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'We can. I can.' That is the tagline for the 2016 World Cancer Day on 4 February. Marking the 10th anniversary of the global awareness campaign, the aim this year is to prove that every single person can make a difference in the fight against cancer.
World Cancer Day is part of the World Cancer Campaign, adopted following the World Summit Against Cancer for the New Millennium. This summit took place on 4 February 2000, and subsequently the first ever World Cancer Day was pencilled in for 4 February 2006. That tradition has continued every year, and the custom does not stop in 2016.
With this year's 'We can. I can.' campaign, awareness will be raised to show the public that everyone can play a role in battling cancer. For example;
- Stop myths that lead to stigma against cancer patients
- Encourage schools to educate children on how to prevent cancer
- Demand governments increase funding for cancer treatment facilities
- Stop smoking for good
- Learn about the signs and symptoms linked to cancer
- Return back to work after cancer treatment, to give it the biggest insult of all
Cancer Research UK is also following this tagline, and they also adopted their own 'We Can Do Something About Cancer.' The organisation is promoting 'Unity Bands' this year, as they aim to sell as many as possible to raise funds for cancer treatments.
Unity Bands are two pieces of coloured rope which can be tied together around the wrist – to symbolise sticking together when cancer tries to bring us down. They can be claimed here, with a suggested donation of £2.
As it stands, there are more than 590 activities planned for World Cancer Day 2016. These are all completely public events; run for the public, by the public.
They can be found across the entire globe, from Hawaii to Malaysia. To see events near you, use this interactive map.
In the UK, there are a number of 'Together We Can' Awareness and Fundraising events by some well-known charities, including Cancer Research UK, Movember and Breast Cancer Care – all focusing on Unity Bands.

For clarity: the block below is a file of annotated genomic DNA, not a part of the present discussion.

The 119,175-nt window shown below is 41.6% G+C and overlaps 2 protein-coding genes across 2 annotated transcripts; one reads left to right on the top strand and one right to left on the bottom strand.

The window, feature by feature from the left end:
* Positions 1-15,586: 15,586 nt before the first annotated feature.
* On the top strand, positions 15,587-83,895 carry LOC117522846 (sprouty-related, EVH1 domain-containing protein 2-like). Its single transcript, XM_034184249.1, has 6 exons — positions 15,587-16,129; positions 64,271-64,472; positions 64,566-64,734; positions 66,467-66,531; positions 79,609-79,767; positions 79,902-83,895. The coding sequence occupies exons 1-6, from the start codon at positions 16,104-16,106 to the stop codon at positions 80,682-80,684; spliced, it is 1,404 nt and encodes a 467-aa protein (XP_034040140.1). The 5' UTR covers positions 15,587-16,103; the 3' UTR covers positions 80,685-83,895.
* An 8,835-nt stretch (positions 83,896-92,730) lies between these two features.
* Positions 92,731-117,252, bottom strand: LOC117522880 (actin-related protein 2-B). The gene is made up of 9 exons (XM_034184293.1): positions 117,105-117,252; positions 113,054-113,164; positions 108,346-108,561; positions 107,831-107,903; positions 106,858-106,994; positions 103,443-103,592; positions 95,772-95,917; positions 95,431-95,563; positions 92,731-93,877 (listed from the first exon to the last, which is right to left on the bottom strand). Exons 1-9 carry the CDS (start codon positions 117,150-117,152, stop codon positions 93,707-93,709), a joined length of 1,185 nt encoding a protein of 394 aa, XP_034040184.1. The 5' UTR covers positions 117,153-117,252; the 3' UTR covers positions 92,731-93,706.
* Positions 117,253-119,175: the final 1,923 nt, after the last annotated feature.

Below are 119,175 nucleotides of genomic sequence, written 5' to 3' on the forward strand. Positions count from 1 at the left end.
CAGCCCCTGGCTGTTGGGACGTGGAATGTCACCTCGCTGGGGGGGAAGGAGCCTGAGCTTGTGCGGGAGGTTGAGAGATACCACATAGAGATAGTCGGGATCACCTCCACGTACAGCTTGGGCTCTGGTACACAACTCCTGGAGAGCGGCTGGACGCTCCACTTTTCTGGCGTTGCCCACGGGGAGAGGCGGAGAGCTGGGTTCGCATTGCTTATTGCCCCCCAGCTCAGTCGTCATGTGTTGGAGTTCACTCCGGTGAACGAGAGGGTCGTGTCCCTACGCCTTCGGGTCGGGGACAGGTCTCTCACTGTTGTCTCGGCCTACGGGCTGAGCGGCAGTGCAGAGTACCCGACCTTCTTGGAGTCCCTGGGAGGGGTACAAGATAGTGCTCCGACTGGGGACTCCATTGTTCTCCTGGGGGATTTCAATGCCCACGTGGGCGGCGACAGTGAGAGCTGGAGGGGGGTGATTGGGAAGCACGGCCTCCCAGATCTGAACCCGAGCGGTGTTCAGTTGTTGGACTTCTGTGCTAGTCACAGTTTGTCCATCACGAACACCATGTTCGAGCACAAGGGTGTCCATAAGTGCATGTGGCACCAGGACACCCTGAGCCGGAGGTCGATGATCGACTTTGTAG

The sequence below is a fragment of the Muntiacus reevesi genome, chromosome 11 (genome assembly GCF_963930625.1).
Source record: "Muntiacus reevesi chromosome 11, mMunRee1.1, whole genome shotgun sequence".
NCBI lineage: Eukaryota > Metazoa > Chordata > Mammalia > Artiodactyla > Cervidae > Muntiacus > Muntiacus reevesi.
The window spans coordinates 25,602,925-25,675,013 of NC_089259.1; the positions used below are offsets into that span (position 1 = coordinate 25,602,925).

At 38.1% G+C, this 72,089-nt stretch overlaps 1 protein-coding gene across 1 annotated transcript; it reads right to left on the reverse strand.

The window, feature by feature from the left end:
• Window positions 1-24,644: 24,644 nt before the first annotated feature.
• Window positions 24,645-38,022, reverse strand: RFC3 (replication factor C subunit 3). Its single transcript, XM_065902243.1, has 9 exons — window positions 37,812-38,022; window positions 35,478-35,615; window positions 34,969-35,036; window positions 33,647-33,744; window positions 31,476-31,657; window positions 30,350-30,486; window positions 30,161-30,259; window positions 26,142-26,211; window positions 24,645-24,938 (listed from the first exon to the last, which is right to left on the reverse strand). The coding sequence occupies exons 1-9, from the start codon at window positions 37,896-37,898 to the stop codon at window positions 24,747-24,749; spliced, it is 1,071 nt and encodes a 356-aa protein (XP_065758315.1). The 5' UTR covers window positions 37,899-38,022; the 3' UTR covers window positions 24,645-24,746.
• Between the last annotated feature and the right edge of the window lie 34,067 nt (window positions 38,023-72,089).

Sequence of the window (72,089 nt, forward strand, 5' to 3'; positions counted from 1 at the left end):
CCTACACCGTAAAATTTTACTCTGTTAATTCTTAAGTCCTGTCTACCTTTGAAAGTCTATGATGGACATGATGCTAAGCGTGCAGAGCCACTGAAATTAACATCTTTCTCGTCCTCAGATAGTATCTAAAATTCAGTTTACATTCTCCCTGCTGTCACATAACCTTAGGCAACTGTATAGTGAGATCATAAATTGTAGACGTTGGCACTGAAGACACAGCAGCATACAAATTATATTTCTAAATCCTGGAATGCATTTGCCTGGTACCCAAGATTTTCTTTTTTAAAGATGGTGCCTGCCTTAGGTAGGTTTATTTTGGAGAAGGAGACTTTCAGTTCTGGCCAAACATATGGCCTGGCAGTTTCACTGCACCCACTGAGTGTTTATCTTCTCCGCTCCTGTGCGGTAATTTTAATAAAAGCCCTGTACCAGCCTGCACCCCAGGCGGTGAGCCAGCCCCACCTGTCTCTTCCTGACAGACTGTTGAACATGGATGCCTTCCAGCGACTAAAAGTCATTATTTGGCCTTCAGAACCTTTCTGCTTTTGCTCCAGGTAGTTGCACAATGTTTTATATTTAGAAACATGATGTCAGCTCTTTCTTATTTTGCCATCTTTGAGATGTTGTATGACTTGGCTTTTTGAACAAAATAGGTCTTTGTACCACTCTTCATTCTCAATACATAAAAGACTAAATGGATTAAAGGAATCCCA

Events do not just feature household names, however. For something slightly more local, cake sales are being run across the entire country by various individuals; the Slough Police Station and Birchwood Grange Care Home in Middlesex to name a couple.
In the US, there are equally as many events lined up for the day. Milwaukee is running bone marrow screenings, Johns Hopkins Bloomberg School of Public Health is producing an awareness event – describing how we can prevent cancer in developing countries – and a woman in Salem, Oregon is even shaving her head to show support for her two recently diagnosed co-workers.
There are currently around 200 known types of cancer. From lung and oesophageal, to bowel and skin cancer.
Lung cancer is by far the biggest killer. Every year it takes the lives of around 1.4 million people globally – That is slightly more than the populations of Birmingham and Coventry combined.
Stomach cancer is the second biggest killer, with around 740,000 deaths per year, and liver cancer is third with 700,000 per year.
Most of recorded cancer cases are found in developed countries, namely in North America, Oceania and Western Europe. But, of all global cancer deaths, 70% are found in the developed world.
The number of cancer deaths is not expected to decrease any time soon, either. Projections say that the number of cancer deaths will hit 12 million across the world by 2030; a rise of more than 30% in under 15 years.
Estimates show that more than 30% of all cancer deaths could be prevented by a changing lifestyle – including stopping smoking, more exercise and using more suncream.
Cancer has huge economic repercussions, too. It has been estimated that every year, cancer costs $290bn (£199bn) to treat – more than half of that is from medical bills. As we reach 2030, that number is expected to increase by more than 35% to $458bn (£315bn).
With these worrying statistics fresh in our mind, let us make sure that together we do our part to beat cancer. We can. I can.